Do we need a socket repl/unrepl client geared towards shell use?

socketrepl
unrepl
shell

#1

I’ve been thinking for a while that it would be super great to have a socket repl/unrepl client geared towards shell and shell script usage.

My hands have been itching to get started on this, but I really have enough going on already, so I’m just going to put this up here and hope that someone takes the bait :slight_smile:

Let’s call this hypothetical command line utility sokclj. You could call it like this

sokclj -H localhost:5555 -e '(my-app.tasks/clear-cache)'

Now you might argue that you can do the same thing with nc or telnet, and indeed you can

nc localhost 5555 <<< '(my-app.tasks/clear-cache)'

The difference would be that the sokclj version hooks up STDOUT and STDERR separately, and that it exits with a non-zero exit code in case of an exception, that’s why basing it on unrepl would make sense. But also, we could pack it with a lot of useful command line flags.

# send the file to the REPL, connect to default localhost:5555
sokclj my_script.clj

# mirror Clojure's -m flag to invoke a -main function
sokclj -m my-app.tasks.do-thing arg1 arg2

# mirror Ruby's (or sed's) -n switch, read line per line from STDIN, and assign each line to $
sokclj -n '(println (clojure.string/uppercase $))'

# Same as above, but run `prn` on the result after each iteration
sokclj -p '(clojure.string/uppercase $)'

# require a namespace
sokclj -r my-app.stuff -e '(my-app.stuff/do-it)'

I can also imagine options for dealing with EDN input/output (or other formats).

It would have to boot fast, so it can’t be written in Clojure, but it could use ClojureScript and e.g. Node, or Lumo. Maybe some of these features could be added to Unravel (wdyt @pesterhazy?).

Can anyone else imagine a need for this? Calling things e.g. from Cron jobs or Ansible scripts?


#2

I was looking for something like this a while ago, in my case it was for dev-tooling (integrating zprint with non-cider editors), where I would have needed sending a form to eval while passing stdin as an argument.


#3

I think now would be a good time to revisit this meme :slight_smile: Clojure boots in under a second on modern machines. I think you could easily put together a library that does what you describe purely in Clojure. If boot time for this particular tool becomes a concern (which I doubt) then investigate AOT as we’ve done with ClojureScript. AOTed ClojureScript adds about 1.5 seconds to Clojure startup time since it’s loading about ~16KLOC of Clojure.


#4

A second is really too long for what I have in mind, the overhead should be negligible, say < 100ms. But point taken, I really should bench this to see how suitable Clojure could be.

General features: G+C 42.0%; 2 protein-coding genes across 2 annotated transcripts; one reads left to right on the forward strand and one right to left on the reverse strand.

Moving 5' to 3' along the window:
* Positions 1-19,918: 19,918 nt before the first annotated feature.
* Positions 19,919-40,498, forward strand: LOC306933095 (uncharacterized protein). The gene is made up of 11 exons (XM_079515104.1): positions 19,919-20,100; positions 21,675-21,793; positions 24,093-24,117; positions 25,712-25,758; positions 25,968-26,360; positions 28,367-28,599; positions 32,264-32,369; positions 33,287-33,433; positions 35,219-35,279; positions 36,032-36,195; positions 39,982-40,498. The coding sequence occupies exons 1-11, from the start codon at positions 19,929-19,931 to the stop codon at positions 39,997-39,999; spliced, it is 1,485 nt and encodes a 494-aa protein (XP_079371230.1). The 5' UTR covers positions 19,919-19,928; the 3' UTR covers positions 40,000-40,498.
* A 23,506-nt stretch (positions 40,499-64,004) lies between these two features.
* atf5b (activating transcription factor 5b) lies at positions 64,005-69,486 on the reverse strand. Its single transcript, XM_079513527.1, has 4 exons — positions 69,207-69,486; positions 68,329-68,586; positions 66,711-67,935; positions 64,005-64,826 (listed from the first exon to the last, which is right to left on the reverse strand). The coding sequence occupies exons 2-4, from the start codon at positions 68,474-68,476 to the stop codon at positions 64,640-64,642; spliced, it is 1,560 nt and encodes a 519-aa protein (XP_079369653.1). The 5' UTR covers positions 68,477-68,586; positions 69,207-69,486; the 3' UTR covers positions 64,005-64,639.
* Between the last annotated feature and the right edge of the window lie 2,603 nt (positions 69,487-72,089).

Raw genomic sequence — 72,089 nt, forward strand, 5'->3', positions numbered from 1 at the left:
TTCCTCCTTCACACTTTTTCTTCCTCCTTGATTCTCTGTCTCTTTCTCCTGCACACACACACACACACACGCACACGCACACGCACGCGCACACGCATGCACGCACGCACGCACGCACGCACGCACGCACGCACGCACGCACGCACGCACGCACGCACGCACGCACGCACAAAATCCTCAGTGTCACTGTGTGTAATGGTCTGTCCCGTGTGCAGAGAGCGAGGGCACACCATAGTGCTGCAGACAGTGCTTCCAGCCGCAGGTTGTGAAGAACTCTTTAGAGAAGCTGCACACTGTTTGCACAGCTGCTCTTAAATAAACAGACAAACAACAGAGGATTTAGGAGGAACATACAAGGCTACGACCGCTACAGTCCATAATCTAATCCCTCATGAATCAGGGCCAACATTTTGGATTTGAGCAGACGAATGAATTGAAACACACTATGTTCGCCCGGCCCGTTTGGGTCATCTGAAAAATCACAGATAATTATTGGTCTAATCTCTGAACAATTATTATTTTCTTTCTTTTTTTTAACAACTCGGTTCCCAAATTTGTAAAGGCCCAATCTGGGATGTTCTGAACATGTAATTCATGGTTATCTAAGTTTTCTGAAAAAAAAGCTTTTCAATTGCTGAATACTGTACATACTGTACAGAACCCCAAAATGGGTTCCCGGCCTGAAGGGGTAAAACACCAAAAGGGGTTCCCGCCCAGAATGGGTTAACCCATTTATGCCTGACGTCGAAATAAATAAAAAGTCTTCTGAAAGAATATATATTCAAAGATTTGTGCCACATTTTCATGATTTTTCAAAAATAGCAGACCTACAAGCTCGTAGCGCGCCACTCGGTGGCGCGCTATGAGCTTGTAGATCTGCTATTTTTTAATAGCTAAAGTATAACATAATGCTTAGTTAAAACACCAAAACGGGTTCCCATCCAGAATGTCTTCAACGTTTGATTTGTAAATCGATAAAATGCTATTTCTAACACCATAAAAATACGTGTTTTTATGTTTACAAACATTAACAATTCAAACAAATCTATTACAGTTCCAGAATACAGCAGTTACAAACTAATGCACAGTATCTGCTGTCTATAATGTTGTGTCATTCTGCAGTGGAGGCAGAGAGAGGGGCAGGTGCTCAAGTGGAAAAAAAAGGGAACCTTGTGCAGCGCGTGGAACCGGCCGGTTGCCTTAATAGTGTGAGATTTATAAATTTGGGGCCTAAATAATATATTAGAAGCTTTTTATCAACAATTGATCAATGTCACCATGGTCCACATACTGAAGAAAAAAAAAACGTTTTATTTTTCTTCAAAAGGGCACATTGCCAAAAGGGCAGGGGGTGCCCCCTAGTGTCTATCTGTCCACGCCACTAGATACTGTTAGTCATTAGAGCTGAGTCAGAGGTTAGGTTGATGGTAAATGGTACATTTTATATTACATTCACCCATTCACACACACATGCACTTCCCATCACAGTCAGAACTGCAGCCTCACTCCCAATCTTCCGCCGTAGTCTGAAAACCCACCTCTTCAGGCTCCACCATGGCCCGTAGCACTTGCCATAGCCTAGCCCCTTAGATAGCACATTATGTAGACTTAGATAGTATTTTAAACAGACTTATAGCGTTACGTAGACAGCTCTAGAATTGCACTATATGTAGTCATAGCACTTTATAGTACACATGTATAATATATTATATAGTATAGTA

#5

Last time I checked Lumo & Planck both take >200ms for trivial eval, even on similar hardware to what I’ve described above. So you’ll be dealing with at least that level of latency + compile time for whatever your lib does.

So going the Clojure library route will cost you at most half a second but now you have a normal Clojure dependency with all the benefits that implies in the post clj world.


#6

Note, prepl is now included in the Clojure 1.10 alphas and we are expecting to add some special support for it in clj, specifically for the use of remote data-focused repls with appropriately bound streams.


#7

That sounds promising! Would you have a link for people who want to know what prepl is? (asking for a friend :wink: )


#8

REPLs leverage the ubiquitous paradigm of stdio streams. But they have the downside of mingling evaluation output with printing output (the “Print” step). PREPL allows for (remoteable) streaming in, structured out. This is useful for many kinds of REPL tooling allowing it to respond differently to eval output vs printing output. More to come (plus some motivating uses) in the near future.


#9

I think the most important thing for any CLI tool is startup speed, JVM takes too long. It should be in the range of 200-400 millisecond. What we really need is someone porting clojure to GraalVM. Which is designed for this purpose.


#10

The JVM really doesn’t take long. Write “Hello World” in Java and you will see it takes far less than 100ms to run that. Clojure takes some time but it’s around 600-700ms on current hardware. However popular Clojure tooling with the notable exception of Maven (with classpath caching) and clj tends to add significant overheads to this baseline and from this people make inaccurate claims that this problem is somehow fundamental to the JVM or Clojure.


#11

Just checked it wasnt aware that problem lies somewhere else.


#12

I think Clojure(Script) makes it too easy to rewrite the wheel. Please don’t start fresh, extend Unravel.


#13